One of the many special weeks in a year is Newspaper Week. We are in it this week, October 7-13. It is convenient, therefore, to use this time and space both to defend the so-called Fourth Estate, our journalism situation, and to focus on and promote The Voice, based in Aurora which serves DuPage, Kane, Kendall Counties, and a small northeast corner of Will County. The Voice is more than a newspaper.
One important function of a newspaper is to be a voice for its communities and residents. We provide an opportunity for a dialogue among and between residents, businesses, governmental representatives, and any other interested parties.
In addition to advertising space, The Voice provides opinion space in letters to the editor and reader’s commentary. We do not mix opinion pieces with news content.. There is greater sensitivity today than ever in opinion pieces and perspectives in any readership. We clearly indicate that individuals’ opinions are their own and not necessarily that of this newspaper. Our function is to provide space for residents and interested individuals to state their cases and opinions, provided the stances are not libelous. Responses to those opinions are encouraged.
Tolerance of another view is essential to democracy, clear thinking, and securing an attitude of inclusion, not exclusion. When we are inclusive, society functions better than in a select circle or clique.
The Voice has received encouragement and support through our 10 years. We celebrated our 10th anniversary June 9 with a quiet picnic and invited guests were those individuals who have been freelance writers and photographers and long-term advertisers. We look forward to continue reflecting communities and fulfilling our mission.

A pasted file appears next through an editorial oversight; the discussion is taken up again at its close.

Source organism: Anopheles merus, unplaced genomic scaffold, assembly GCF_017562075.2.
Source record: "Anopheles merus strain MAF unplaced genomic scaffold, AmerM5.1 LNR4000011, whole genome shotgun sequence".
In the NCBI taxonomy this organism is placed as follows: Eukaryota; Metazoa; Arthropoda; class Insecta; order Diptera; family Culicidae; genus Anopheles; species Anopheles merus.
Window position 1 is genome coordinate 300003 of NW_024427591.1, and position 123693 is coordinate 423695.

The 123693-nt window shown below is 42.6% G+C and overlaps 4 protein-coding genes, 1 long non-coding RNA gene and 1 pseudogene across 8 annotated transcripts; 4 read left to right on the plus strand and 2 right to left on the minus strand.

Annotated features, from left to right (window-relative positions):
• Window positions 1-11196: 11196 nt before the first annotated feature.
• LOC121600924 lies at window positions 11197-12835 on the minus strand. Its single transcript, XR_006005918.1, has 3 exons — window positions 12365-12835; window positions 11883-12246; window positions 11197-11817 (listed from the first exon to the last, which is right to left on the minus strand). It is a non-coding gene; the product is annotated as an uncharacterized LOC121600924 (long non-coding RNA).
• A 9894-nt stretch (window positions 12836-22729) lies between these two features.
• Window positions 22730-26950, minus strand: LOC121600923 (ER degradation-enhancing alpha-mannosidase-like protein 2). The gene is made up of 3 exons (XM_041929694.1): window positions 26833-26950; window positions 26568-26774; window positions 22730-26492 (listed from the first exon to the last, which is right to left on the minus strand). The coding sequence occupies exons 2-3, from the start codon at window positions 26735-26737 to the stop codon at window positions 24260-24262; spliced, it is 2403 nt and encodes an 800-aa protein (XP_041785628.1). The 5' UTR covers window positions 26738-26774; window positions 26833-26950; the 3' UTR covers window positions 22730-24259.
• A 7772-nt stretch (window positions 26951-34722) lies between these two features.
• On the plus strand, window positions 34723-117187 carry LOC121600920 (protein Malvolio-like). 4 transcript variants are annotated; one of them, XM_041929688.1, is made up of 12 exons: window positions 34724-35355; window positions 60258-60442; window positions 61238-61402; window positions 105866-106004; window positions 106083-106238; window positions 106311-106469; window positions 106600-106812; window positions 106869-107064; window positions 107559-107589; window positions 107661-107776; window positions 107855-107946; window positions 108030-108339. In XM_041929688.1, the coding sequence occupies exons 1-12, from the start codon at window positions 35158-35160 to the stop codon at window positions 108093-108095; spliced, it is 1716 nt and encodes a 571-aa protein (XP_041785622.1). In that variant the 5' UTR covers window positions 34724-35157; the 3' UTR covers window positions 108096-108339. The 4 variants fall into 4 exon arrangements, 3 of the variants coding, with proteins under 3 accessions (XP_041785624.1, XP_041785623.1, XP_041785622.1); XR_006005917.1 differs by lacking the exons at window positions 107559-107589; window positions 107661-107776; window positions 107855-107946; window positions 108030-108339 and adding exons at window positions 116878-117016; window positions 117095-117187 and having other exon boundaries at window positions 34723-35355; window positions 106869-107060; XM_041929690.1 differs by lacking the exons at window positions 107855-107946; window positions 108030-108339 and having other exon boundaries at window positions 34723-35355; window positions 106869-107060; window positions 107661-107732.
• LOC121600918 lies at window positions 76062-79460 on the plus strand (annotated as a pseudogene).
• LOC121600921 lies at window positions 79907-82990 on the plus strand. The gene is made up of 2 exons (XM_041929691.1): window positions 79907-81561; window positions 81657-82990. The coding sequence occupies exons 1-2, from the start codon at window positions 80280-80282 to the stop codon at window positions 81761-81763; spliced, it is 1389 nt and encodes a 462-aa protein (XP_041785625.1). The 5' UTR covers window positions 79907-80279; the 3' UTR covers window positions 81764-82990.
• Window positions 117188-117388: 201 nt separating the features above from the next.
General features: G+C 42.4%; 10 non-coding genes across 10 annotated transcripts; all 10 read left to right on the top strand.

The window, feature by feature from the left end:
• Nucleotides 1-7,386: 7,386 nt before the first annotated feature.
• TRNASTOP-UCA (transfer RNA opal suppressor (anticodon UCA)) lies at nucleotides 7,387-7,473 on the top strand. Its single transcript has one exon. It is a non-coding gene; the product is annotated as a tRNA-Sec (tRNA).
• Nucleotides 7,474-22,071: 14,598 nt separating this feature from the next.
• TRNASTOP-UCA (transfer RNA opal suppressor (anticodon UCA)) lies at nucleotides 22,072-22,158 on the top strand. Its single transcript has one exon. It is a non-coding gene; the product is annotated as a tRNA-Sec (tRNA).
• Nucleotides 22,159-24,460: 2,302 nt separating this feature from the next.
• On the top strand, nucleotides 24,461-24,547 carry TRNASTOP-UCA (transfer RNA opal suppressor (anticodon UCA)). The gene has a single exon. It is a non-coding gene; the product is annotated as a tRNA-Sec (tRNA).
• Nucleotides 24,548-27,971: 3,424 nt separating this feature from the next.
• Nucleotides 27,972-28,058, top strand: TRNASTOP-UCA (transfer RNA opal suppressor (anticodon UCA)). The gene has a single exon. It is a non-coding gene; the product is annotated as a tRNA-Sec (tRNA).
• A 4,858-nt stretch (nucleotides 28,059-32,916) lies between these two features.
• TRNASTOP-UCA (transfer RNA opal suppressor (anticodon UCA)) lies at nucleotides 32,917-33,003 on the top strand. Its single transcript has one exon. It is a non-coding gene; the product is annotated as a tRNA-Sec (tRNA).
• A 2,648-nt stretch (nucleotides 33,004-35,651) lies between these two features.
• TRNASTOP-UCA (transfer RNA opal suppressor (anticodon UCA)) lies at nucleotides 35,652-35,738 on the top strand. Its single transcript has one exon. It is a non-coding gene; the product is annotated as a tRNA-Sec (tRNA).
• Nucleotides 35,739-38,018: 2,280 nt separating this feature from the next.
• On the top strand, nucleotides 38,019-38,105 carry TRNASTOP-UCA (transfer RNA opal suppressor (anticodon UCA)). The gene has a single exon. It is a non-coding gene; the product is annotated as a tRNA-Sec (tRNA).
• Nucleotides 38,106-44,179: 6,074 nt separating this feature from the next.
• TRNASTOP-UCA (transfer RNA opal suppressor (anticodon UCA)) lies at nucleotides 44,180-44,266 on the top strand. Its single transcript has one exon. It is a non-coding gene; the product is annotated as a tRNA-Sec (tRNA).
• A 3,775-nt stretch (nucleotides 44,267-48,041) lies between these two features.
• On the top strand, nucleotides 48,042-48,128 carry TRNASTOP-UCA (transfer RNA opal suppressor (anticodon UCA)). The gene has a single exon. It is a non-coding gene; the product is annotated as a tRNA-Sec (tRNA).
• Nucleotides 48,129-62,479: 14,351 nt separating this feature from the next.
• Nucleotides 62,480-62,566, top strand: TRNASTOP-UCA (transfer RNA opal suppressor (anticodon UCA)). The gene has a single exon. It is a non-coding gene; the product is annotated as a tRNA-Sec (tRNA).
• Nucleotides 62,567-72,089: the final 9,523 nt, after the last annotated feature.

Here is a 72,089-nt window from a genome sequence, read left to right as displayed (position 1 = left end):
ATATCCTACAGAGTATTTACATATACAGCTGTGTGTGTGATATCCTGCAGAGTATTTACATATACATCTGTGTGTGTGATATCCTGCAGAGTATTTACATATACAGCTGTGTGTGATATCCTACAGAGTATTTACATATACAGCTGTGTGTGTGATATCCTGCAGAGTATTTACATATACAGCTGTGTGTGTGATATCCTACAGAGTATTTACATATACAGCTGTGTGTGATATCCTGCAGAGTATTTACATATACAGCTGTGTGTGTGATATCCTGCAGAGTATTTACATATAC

At that enjoyable picnic at one of the Fox Valley Park District’s parks, The Voice unveiled its new website. Progress is a part of any business. We continually change, improve, refine, and function more smoothly. The future includes an online presence. We do not have a view that the communication business is a process of either one way or another way. Communication is all-inclusive.
Our website, thevoice.us, is available for viewing on the world wide web. We include each week’s issue and additional information of importance each week. We will refrain from using the term breaking news, because so often television news stations use the term breaking news for the same report nearly all day. Soon, we will have a modest charge for viewing thevoice.us and will accept modest fees for advertising on the website. It is the business model that will keep us financially viable. We do not have outside funding, grants, or donors.
The Voice’s Jason Crane, general manager, photographer, reporter, and all-around asset to our mission, did a nice job in designing the website for reader consumption. Reader participation is encouraged. We are thankful to all contributors. Dustin Krueger, pagination specialist and photographer, has been steady and valuable, just as are too many others to identify.
We have added the capability of using The Voice for obituaries at a more modest fee than the bigger newspapers. We straddle the problem of timing, of course, with an upcoming family visitation or service. The situation is improved with the use of our online presence to help spread the word.
We invite continuing encouragement, participation, and understanding.
Newspapers were the primary form of communications even prior to the establishment of the U.S. government going back to when our land was a part of the British colonies in the 18th Century. A great American, Benjamin Franklin, started a newspaper in Philadelphia and performed many important functions, including inventions. He was the first U.S. postmaster and knew that periodicals should receive discounted rates because of their importance. Communication is the key ingredient to democracy.
The communication business always will evolve. It is made up of imperfect human beings who enjoy their tasks. In spite of political slings and arrows, the communication business connects individuals, communities, businesses, governments. Joy in our work is not taken for granted, or lightly. We are a fabric of our society and seek communication with our readers, residents, respondents.